More than six in 10 councils say they are only able to respond in certain cases as waiting lists soar by 72 per cent
The number of people awaiting an adult welfare assessment, a direct payment to start with, or a review of their care increased from 294,000 to 506,301 last year — a 72 percent increase.
More than half a million adults are now on social care waiting lists as people struggle to access essential services due to severe staffing shortages, according to “grim” new research.
New survey results from the Association of Directors of Adult Social Services (ADASS) show that six in 10 councils (61 percent) said they need to prioritize reviews.
Affected local authorities said they were only able to respond to people where abuse or neglect is highlighted for discharge from hospital or after temporary inpatient care.
Almost 170,000 hours per week of home care could not be provided in the first three months of 2022 due to a shortage of nursing staff waiting for care report found.
ADASS said this was a “dramatic seven-fold increase” since spring 2021.
The growing number of people in need of care and the increasing complexity of their needs far exceed the capacity to meet them, she added.
ADASS said by placing acute hospitals at the center of resources without addressing home care and support, it meant people would deteriorate and need even more hospital care.
Additional investment from the new Health and Social Care Levy, which came into force last month, means the Government will invest £5.4bn over three years to reform adult social care in England.
The figure includes £3.6bn to reform the social care charging system and allow all local authorities to pay providers a fair cost of care. IT also includes a further £1.7bn to kickstart “major improvements” across the sector.
ADASS President Sarah McClinton said: “We have not seen the post-pandemic services recovery in the way we had hoped. In fact, the situation is getting worse rather than better. Social welfare is far from fixed.
“Health and social care reforms do address some of the issues of how much people contribute to the cost of their care, but fall short to address the most pressing social care issues: how we are addressing the rapidly growing unmet need respond to essential care and support and resolve the workforce crisis through appropriate assessment of care professionals.”
In the government’s latest white paper, ministers have pledged a further £573m a year to the Disability Facilities Grant between 2022/23 and 2024/25 to help low-income people adapt their homes to enable them to gain independence in regular housing can preserve.
However, experts are skeptical that all the new measures will be enough to clear the backlog.
Caroline Abrahams, Age UK’s Charity Director, said: “These new figures are bleak reading and behind them are real older and disabled people whose lives are sadly impacted by a lack of basic support.
“They are stressing how desperate the social welfare situation is at the moment due to a lack of money and staff, so I hope ministers will stop trying to claim that they have ‘welfare in place’.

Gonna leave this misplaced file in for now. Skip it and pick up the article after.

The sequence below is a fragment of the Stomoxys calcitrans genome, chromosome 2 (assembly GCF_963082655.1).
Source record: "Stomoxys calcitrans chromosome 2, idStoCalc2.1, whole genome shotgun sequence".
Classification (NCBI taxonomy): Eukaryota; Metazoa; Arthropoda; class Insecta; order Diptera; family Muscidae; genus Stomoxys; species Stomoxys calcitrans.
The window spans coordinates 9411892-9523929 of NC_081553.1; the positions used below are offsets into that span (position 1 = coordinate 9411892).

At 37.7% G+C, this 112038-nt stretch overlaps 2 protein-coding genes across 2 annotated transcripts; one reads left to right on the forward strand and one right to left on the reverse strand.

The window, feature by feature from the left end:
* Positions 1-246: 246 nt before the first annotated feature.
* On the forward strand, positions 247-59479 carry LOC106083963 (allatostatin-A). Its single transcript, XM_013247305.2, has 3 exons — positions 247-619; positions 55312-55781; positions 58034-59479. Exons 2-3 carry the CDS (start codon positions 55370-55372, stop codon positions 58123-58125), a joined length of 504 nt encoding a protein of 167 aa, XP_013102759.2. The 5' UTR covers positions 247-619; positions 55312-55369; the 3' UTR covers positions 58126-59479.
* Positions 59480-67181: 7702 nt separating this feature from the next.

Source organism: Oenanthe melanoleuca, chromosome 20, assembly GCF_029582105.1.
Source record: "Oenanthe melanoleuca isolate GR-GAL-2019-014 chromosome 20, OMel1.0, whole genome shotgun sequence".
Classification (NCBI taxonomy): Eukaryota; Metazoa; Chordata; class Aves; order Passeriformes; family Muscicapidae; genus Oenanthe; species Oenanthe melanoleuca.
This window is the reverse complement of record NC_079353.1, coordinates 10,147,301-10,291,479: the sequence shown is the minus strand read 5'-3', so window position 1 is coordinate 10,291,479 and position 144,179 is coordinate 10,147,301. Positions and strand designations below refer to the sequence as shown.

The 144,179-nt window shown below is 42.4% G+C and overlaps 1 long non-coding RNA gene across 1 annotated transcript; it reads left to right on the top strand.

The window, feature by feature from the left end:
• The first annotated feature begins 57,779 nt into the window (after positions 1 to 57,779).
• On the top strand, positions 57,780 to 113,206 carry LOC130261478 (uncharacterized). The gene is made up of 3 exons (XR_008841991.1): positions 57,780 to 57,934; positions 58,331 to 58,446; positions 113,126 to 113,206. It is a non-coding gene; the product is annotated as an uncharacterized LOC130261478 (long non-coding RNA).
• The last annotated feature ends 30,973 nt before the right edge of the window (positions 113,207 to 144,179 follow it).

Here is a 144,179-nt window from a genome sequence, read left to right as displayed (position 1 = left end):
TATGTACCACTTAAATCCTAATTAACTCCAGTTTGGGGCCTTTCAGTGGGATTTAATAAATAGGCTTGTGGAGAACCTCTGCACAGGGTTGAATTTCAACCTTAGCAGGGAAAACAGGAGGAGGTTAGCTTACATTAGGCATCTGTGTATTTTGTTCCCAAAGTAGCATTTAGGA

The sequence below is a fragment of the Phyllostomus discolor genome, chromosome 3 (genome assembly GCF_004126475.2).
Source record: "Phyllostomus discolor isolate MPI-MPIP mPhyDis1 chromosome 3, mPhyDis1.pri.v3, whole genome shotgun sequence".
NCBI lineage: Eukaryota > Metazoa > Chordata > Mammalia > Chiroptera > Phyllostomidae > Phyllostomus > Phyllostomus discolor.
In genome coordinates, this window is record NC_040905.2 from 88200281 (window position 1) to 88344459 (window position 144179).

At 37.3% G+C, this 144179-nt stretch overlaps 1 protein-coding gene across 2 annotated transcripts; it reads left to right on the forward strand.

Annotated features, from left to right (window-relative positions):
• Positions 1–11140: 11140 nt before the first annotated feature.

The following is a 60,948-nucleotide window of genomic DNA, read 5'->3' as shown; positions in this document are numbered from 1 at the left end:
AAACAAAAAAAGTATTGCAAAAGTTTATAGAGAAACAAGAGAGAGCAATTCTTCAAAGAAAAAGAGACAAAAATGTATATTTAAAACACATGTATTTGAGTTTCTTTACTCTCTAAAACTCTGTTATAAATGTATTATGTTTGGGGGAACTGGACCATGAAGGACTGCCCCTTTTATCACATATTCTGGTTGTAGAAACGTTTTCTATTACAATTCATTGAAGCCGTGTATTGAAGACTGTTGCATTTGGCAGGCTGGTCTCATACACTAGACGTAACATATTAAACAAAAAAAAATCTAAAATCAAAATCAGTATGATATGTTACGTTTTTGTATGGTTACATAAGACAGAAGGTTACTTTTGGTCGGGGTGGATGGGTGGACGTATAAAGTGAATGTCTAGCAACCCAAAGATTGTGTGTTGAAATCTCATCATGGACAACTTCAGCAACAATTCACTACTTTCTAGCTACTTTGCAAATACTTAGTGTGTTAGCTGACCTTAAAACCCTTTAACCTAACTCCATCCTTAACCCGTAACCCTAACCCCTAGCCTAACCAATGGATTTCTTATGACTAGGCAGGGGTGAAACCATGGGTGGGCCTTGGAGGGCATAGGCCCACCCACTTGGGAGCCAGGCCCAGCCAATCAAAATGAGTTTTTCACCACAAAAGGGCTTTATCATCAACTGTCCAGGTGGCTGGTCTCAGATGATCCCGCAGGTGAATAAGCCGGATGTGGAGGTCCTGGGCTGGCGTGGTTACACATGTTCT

“It would be fantastic if they had that, but unfortunately there is a lot more for them to do. Meanwhile, hundreds of thousands of elderly and disabled people have to put up with ailing service, with more than half a million unable to even get to first base with an initial assessment.”
Ms Abrahams said that since the government’s reforms relate only to how much financial support people receive for their care, they will do nothing to expand the help available or to improve its quality and reliability.
“And what many older people and their families are telling us is what worries them the most. After all, what’s the use of knowing you won’t face unlimited bills for your care if there’s no one to even provide it for you?” she said.
“The Government deserves great credit for making a commitment to improving welfare after all of their recent predecessors chose to look the other way. However, ministers risk exaggerating and not delivering on their promises, as this recent ADASS survey shows only too well.
“It is an extremely miserable situation for many older and disabled people, as well as for all the dedicated people working in social care, alongside community officers who know they have no chance of meeting the needs locally cover.”
Helen Walker, Chief Executive of Carers UK, said: “We are deeply concerned by these latest findings. Unpaid caregivers are fracturing, exhausted after more than two years of care with little or no outside support.
“The impact on a welfare system that was already on the brink of collapse before the pandemic put even more pressure on even more families sustaining a chronic lack of services.”
A Department for Health and Social Care spokesman said: “We are committed to providing suitable housing for the elderly and our white paper sets out an ambitious 10-year vision for adult social care – to ensure people have choice , have control and support They need to lead independent lives, have access to superior quality and tailored care and support, and find adult social care fair and accessible.”